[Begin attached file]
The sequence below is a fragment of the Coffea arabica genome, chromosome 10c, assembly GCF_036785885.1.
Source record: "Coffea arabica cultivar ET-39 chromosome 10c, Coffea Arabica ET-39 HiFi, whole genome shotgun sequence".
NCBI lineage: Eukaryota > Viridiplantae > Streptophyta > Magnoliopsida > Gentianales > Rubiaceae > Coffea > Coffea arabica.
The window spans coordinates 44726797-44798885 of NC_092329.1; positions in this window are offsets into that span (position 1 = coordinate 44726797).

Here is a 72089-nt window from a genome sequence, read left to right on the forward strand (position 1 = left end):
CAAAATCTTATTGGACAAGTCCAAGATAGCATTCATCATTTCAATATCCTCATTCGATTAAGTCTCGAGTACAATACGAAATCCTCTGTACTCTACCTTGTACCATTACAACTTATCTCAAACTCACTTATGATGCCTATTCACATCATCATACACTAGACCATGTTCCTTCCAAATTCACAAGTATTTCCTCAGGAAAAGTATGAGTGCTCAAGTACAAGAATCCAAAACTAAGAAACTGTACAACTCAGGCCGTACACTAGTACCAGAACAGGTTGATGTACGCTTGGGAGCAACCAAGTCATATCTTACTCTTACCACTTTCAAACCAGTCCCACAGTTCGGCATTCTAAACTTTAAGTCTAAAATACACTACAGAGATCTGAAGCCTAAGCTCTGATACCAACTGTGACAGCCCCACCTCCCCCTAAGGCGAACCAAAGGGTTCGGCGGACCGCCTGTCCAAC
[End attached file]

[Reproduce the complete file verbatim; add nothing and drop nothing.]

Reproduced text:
The sequence below is a fragment of the Coffea arabica genome, chromosome 10c, assembly GCF_036785885.1.
Source record: "Coffea arabica cultivar ET-39 chromosome 10c, Coffea Arabica ET-39 HiFi, whole genome shotgun sequence".
NCBI lineage: Eukaryota > Viridiplantae > Streptophyta > Magnoliopsida > Gentianales > Rubiaceae > Coffea > Coffea arabica.
The window spans coordinates 44726797-44798885 of NC_092329.1; positions in this window are offsets into that span (position 1 = coordinate 44726797).

Here is a 72089-nt window from a genome sequence, read left to right on the forward strand (position 1 = left end):
CAAAATCTTATTGGACAAGTCCAAGATAGCATTCATCATTTCAATATCCTCATTCGATTAAGTCTCGAGTACAATACGAAATCCTCTGTACTCTACCTTGTACCATTACAACTTATCTCAAACTCACTTATGATGCCTATTCACATCATCATACACTAGACCATGTTCCTTCCAAATTCACAAGTATTTCCTCAGGAAAAGTATGAGTGCTCAAGTACAAGAATCCAAAACTAAGAAACTGTACAACTCAGGCCGTACACTAGTACCAGAACAGGTTGATGTACGCTTGGGAGCAACCAAGTCATATCTTACTCTTACCACTTTCAAACCAGTCCCACAGTTCGGCATTCTAAACTTTAAGTCTAAAATACACTACAGAGATCTGAAGCCTAAGCTCTGATACCAACTGTGACAGCCCCACCTCCCCCTAAGGCGAACCAAAGGGTTCGGCGGACCGCCTGTCCAAC